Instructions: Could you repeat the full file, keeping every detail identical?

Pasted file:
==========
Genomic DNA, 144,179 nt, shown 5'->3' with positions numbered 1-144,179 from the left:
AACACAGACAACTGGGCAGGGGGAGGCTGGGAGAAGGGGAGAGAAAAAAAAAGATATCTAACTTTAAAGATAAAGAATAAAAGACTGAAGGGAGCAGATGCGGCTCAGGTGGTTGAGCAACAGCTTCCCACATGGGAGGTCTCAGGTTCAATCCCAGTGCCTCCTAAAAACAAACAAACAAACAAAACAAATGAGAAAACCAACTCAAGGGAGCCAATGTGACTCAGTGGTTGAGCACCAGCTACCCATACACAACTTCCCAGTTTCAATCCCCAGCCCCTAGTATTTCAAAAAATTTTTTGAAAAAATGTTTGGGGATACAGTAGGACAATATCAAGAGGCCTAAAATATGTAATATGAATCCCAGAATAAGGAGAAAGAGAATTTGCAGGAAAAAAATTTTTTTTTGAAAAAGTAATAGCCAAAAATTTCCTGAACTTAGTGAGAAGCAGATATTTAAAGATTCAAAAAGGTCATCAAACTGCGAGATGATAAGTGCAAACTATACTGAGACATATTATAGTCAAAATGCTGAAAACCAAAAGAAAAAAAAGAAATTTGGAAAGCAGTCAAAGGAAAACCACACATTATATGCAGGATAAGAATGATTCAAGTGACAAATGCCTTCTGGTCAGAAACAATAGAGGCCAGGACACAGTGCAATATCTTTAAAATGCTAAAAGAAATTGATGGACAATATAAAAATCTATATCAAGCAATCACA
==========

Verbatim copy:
Genomic DNA, 144,179 nt, shown 5'->3' with positions numbered 1-144,179 from the left:
AACACAGACAACTGGGCAGGGGGAGGCTGGGAGAAGGGGAGAGAAAAAAAAAGATATCTAACTTTAAAGATAAAGAATAAAAGACTGAAGGGAGCAGATGCGGCTCAGGTGGTTGAGCAACAGCTTCCCACATGGGAGGTCTCAGGTTCAATCCCAGTGCCTCCTAAAAACAAACAAACAAACAAAACAAATGAGAAAACCAACTCAAGGGAGCCAATGTGACTCAGTGGTTGAGCACCAGCTACCCATACACAACTTCCCAGTTTCAATCCCCAGCCCCTAGTATTTCAAAAAATTTTTTGAAAAAATGTTTGGGGATACAGTAGGACAATATCAAGAGGCCTAAAATATGTAATATGAATCCCAGAATAAGGAGAAAGAGAATTTGCAGGAAAAAAATTTTTTTTTGAAAAAGTAATAGCCAAAAATTTCCTGAACTTAGTGAGAAGCAGATATTTAAAGATTCAAAAAGGTCATCAAACTGCGAGATGATAAGTGCAAACTATACTGAGACATATTATAGTCAAAATGCTGAAAACCAAAAGAAAAAAAAGAAATTTGGAAAGCAGTCAAAGGAAAACCACACATTATATGCAGGATAAGAATGATTCAAGTGACAAATGCCTTCTGGTCAGAAACAATAGAGGCCAGGACACAGTGCAATATCTTTAAAATGCTAAAAGAAATTGATGGACAATATAAAAATCTATATCAAGCAATCACA